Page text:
Symbolic Shirley Temple

“they are giggling and reaching to drape around his neck lush garlands of silvery B nuts and flange fittings, scarlet resistors and bright-yellow capacitors strung like sausages, scraps of gasketry, miles of aluminum shavings as curly-bouncy ‘n’ bright as Shirley Temple’s head” (309)

 

Remembering Shirley Temple from my own childhood, I found it interesting that Pynchon alludes to her during Slothrop’s tour of the rocket factory in Part 3.  In my mind, she was the cute little girl who sang and danced in musicals, but in American culture she represents so much more.  Pynchon’s use of her symbolic head in the description of materials used to build machines of war, is very powerful when you understand more about the child star.

 

Shirley Temple acted in her first film in 1934.  She was only 5 year old, and therefore had little dramatic training.  However, because she was so adorable, she became immensely popular in American culture.  In fact, she was the top entertainer in the entire film industry for the next 5 years.  During that difficult time period, the Great Depression,  many Americans were living lives filled with poverty.  They were experiencing “economic and psychological depression” (Hammontree 190), and yet they still spent the little money they had to go to the movies and see little Shirley Temple.  The irony here is truly incredible, for skilled and highly trained Americans were out of work, and a 5 year old with little more talent than a smile was a millionare.  Furthermore, little Shirley Temple and her family were not the ones receiving the largest percentages of profit from her box office hits. Rather, Fox Entertainment was making an absurd amount of money from her.  Her face did not only sell tickets to the movies, but also everything from lunch boxes to playing cards to cigar bands.  The people saw her as an escape from their daily hardships.  Their love for the young blonde with curly hair made corporate America, the elite, even wealthier.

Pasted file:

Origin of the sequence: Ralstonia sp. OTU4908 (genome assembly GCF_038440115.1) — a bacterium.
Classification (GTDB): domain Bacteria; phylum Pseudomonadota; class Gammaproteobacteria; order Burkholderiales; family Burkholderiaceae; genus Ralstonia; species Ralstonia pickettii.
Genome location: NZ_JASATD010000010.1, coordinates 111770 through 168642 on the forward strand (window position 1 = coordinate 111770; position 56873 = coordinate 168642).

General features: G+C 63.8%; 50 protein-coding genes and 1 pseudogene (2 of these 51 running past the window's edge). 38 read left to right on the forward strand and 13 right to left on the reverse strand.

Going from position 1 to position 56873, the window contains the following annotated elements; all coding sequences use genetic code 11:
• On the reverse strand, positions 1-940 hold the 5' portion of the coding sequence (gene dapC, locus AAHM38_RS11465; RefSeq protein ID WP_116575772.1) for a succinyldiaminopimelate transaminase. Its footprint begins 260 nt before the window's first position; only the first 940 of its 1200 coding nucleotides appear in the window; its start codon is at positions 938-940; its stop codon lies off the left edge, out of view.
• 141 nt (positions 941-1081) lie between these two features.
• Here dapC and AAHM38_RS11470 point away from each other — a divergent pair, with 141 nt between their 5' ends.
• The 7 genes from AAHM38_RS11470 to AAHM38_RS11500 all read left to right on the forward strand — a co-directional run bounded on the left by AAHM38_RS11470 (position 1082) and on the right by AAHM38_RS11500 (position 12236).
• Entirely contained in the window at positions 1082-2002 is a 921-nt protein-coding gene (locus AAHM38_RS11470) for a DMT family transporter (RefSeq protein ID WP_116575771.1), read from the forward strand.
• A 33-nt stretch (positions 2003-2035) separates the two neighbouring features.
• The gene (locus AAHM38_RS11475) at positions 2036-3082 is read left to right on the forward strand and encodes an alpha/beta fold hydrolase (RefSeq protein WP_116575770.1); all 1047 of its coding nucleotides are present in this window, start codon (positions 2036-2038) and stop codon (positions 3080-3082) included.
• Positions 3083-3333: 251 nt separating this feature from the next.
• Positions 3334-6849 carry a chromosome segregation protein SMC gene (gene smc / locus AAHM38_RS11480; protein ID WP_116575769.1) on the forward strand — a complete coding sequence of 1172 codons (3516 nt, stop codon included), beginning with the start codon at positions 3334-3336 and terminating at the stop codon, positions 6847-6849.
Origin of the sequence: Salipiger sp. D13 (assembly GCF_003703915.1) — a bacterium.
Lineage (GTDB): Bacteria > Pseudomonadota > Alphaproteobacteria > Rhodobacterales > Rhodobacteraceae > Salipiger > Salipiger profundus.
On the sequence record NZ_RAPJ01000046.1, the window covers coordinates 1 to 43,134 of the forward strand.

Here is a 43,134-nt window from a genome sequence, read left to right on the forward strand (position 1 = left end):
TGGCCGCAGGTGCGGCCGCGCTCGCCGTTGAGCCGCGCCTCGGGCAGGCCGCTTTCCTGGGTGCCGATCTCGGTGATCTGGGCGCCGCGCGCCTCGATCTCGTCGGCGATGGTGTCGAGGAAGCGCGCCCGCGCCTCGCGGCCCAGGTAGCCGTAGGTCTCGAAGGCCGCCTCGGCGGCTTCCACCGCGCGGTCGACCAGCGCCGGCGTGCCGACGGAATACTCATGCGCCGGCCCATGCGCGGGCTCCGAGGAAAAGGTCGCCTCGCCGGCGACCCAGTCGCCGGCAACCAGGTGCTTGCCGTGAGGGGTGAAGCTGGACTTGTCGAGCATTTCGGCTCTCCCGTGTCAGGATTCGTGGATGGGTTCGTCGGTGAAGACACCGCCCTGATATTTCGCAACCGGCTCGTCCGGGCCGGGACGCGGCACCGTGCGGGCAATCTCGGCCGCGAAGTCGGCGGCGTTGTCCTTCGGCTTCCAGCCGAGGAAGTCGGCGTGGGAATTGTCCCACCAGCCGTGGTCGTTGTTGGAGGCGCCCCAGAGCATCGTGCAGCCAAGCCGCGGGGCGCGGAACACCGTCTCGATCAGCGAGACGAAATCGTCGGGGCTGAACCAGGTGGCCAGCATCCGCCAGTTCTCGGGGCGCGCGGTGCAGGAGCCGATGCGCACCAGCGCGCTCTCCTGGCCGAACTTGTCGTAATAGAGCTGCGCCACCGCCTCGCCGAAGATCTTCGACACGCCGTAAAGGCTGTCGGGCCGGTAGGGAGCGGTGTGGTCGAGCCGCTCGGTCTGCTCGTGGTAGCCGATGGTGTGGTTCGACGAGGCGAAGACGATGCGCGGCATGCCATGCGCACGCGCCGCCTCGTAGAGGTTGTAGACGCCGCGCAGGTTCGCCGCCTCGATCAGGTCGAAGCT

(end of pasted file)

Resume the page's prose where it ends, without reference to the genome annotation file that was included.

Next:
The idea of a young child being used to fuel capitalism reminded me of what I discussed in my last post, about how young the soldiers were when they were sent to war.  Just as Shirley became famous for simple superficial reasons, she was 5 years old and no real training, many of the soldiers were also ridiculously young amateur.  The demand for men, the simple need for bodies carrying guns, caused soldiers to be sent into battle with little training.  They were unprepared for what they were about to experience, maybe another factor in the astonishing death toll (60 million).

 

Furthermore, Pynchon’s use of a movie star, and a child movie star and that, satirizes the outlook that much of society had towards WW2.  It was not so bad, not so real, just like a movie, a cute children’s movie.  They didn’t want to think of it as real life, what was actually happening. The war couldn’t be so monstrous.  It was also glamorized, the idea of fighting for your country, fighting for the cause, dying for a cause, and thus benefited the military and government, those projecting the war.